In theory there are definitions that tell you what end to end tests, unit tests and integration tests are. Google tells us that good practice is to have a solid unit test base, some integration tests and a few e2e tests. In a concrete case it means you should test your app's happy path. You will profit a lot from knowing that your customer can do what they requested with your application. But don't test every special case of your app and never use it for testing and fixing defects. This will lead to a fragile and slow environment over time. The following rules help to identify if it's a requirement that should be tested:

Is it unlikely that it will fail after a patch made your test pass?

If your answer is 'yes', you should think about creating a special case test. By concentrating on testing the most used paths that fulfil the customer's requirements, you will have a very good cost-benefit ratio. Also you should avoid becoming slow and fragile. Maintainability and extendibility are very important and should be prioritized.

Are there other applications or parts of an application that have the same functionality?

If yes, you want to create an end-to-end test for a unit or an integration testable feature. Base functionality should be tested in a very specific context.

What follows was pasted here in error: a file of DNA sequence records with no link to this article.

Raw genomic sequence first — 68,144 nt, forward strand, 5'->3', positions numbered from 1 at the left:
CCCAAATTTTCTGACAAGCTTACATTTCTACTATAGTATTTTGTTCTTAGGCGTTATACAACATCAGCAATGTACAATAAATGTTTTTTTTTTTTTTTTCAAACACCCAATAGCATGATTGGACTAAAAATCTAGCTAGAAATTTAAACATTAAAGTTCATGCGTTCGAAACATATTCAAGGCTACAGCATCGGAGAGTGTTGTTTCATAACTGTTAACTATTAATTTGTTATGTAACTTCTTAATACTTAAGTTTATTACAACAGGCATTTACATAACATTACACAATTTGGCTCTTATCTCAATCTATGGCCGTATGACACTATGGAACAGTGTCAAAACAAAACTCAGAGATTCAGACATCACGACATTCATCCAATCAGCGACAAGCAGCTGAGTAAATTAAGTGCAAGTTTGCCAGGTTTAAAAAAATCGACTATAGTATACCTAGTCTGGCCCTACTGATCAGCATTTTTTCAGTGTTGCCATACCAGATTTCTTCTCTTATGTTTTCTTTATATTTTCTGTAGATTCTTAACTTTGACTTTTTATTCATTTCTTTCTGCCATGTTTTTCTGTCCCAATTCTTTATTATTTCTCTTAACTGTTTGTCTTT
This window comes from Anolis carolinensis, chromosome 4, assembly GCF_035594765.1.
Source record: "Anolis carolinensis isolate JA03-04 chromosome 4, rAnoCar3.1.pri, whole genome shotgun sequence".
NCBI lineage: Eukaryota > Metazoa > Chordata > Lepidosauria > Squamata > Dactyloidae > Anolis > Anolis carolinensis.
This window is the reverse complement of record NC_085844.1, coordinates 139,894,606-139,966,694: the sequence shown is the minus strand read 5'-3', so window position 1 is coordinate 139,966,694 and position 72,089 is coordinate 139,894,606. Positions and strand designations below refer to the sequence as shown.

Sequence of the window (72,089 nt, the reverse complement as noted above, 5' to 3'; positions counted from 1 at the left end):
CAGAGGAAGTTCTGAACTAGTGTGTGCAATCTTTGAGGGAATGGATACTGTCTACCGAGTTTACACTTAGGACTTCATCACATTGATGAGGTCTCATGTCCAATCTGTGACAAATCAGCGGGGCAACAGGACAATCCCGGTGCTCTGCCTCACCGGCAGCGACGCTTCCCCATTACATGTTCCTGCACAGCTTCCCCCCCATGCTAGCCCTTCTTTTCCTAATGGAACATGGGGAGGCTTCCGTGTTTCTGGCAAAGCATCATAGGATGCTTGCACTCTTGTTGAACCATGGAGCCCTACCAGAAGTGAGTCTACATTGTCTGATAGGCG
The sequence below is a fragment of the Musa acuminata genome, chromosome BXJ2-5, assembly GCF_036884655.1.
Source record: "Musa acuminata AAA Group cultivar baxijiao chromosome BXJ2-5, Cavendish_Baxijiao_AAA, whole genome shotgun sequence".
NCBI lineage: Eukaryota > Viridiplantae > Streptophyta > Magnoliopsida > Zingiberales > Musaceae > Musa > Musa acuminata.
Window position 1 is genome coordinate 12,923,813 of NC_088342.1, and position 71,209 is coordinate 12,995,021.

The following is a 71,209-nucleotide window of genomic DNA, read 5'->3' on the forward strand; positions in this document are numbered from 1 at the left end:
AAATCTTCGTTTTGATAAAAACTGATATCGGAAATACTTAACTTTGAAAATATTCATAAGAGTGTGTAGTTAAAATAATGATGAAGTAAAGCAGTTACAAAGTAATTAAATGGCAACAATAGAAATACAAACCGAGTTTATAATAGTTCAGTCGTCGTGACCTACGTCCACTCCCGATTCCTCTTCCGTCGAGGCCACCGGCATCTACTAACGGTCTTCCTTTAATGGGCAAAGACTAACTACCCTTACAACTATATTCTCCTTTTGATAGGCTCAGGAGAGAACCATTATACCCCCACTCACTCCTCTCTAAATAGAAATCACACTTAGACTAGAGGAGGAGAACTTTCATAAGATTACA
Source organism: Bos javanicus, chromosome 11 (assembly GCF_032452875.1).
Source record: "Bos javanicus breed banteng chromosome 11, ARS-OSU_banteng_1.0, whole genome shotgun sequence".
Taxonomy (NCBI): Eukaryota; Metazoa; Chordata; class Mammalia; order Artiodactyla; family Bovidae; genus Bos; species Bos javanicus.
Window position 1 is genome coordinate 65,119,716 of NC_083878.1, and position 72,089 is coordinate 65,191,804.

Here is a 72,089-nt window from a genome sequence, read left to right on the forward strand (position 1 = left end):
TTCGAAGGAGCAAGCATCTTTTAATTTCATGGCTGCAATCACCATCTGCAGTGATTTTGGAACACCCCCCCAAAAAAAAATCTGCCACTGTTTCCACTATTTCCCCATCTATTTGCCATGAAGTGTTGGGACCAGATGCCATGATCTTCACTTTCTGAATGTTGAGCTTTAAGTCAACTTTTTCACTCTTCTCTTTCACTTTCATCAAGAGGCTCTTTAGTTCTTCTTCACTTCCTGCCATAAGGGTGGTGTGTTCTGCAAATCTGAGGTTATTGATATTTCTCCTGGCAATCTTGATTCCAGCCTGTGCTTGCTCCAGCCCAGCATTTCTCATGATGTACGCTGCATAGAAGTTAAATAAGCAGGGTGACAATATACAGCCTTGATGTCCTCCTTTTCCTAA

All in all, you will profit a lot by using end-to-end tests. You can maximize your benefit by customizing your testing strategy and infrastructure to fit the needs of your customers. You don't need to setup many Selenium nodes with different operation systems and browsers. Concentrating on gaining a lot from your time is the key to success. If you have successfully integrated your e2e-tests in your build process and you ensure that your core requirements work, then you are further ahead than the majority of companies. It's one important piece in the continuous delivery puzzle, bringing you increased software quality and ultimately greater trust.